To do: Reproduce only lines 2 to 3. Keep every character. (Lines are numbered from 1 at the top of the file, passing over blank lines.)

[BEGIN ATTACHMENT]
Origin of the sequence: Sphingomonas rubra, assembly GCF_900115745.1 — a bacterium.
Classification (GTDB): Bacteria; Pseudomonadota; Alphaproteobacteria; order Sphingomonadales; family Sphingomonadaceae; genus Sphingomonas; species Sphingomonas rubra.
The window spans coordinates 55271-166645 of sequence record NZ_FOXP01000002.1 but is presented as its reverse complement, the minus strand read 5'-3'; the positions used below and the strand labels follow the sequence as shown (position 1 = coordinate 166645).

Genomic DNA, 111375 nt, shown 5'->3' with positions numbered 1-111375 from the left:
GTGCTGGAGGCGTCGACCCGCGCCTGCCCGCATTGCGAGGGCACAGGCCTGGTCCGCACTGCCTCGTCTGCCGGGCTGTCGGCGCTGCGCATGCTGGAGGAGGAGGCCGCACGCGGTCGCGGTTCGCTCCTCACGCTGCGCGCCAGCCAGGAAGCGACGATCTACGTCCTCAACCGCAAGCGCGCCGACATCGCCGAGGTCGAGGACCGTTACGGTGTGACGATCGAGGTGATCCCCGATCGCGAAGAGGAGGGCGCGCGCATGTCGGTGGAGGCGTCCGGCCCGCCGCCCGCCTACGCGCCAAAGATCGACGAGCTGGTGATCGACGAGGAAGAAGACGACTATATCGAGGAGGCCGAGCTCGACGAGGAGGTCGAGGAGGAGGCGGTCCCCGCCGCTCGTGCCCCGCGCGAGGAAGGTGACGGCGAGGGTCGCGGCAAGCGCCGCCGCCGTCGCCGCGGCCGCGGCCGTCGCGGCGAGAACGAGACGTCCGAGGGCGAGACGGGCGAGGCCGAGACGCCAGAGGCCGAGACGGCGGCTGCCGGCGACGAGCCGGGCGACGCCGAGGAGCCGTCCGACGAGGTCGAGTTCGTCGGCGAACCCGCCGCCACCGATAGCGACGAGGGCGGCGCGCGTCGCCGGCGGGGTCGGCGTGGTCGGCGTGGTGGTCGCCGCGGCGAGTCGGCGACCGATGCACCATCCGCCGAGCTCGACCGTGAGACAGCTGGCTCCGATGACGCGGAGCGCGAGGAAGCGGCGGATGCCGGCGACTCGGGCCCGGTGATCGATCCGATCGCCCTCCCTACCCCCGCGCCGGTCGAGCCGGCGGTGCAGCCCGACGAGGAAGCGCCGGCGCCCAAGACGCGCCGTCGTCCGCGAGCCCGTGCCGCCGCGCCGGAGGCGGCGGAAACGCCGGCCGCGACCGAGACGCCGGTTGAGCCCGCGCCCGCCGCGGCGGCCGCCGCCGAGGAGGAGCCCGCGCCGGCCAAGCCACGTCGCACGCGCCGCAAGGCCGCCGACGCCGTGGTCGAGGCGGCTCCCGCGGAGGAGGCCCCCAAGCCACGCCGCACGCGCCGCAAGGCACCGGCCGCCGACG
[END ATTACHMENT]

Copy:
Classification (GTDB): Bacteria; Pseudomonadota; Alphaproteobacteria; order Sphingomonadales; family Sphingomonadaceae; genus Sphingomonas; species Sphingomonas rubra.
The window spans coordinates 55271-166645 of sequence record NZ_FOXP01000002.1 but is presented as its reverse complement, the minus strand read 5'-3'; the positions used below and the strand labels follow the sequence as shown (position 1 = coordinate 166645).